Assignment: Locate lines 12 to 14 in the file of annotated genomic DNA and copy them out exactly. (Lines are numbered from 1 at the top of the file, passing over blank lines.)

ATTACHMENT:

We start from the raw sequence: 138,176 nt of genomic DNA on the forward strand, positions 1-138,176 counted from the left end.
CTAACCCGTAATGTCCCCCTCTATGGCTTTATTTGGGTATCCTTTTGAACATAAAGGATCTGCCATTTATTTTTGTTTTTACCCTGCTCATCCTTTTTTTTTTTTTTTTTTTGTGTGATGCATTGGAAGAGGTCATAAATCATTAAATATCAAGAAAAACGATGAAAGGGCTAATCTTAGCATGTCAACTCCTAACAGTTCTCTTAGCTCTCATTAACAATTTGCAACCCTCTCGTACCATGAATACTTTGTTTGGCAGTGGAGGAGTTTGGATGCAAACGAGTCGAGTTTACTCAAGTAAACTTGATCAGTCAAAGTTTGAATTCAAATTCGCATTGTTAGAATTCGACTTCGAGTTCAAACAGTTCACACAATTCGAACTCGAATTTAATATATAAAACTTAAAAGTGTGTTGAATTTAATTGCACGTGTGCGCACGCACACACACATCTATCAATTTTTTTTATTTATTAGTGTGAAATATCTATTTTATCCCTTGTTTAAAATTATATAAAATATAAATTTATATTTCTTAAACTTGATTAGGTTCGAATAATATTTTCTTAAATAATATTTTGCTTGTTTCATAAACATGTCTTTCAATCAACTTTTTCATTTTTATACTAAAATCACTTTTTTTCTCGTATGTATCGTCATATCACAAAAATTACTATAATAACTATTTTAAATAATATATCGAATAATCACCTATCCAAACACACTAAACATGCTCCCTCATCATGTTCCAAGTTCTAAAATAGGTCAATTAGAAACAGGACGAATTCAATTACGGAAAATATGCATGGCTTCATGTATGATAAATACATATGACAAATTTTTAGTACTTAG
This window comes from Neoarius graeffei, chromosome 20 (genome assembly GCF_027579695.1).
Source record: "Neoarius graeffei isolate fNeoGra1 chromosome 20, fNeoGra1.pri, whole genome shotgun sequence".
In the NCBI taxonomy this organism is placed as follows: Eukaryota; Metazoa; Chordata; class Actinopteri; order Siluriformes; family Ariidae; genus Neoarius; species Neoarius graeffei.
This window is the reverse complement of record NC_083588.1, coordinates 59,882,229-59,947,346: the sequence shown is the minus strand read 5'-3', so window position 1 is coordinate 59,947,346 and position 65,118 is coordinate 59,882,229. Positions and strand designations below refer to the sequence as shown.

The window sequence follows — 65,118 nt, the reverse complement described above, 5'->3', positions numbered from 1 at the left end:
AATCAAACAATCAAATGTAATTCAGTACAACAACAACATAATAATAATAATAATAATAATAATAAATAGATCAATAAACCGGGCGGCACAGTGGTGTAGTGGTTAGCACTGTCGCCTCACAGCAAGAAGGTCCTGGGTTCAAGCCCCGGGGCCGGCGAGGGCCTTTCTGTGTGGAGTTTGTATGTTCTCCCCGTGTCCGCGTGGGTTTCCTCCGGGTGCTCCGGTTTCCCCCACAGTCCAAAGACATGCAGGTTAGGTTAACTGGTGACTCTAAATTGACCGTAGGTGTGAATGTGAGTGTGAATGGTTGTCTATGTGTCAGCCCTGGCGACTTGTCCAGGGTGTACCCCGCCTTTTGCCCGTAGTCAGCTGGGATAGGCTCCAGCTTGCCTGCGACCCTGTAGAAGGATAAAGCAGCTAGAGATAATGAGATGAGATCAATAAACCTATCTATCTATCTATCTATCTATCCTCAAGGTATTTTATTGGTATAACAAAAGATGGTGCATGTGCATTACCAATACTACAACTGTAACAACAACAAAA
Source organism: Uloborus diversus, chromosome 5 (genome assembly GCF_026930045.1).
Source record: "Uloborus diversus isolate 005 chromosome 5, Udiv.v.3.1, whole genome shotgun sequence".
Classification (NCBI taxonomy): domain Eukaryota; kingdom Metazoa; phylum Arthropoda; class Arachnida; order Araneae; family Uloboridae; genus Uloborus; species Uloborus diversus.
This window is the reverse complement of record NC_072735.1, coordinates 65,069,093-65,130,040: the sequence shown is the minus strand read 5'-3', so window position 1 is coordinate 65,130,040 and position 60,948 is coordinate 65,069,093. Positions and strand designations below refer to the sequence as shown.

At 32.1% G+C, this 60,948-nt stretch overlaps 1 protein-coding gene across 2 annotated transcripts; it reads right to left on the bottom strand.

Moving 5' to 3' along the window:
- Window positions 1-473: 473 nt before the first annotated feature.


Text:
This window is the reverse complement of record NC_072735.1, coordinates 65,069,093-65,130,040: the sequence shown is the minus strand read 5'-3', so window position 1 is coordinate 65,130,040 and position 60,948 is coordinate 65,069,093. Positions and strand designations below refer to the sequence as shown.

At 32.1% G+C, this 60,948-nt stretch overlaps 1 protein-coding gene across 2 annotated transcripts; it reads right to left on the bottom strand.

Moving 5' to 3' along the window: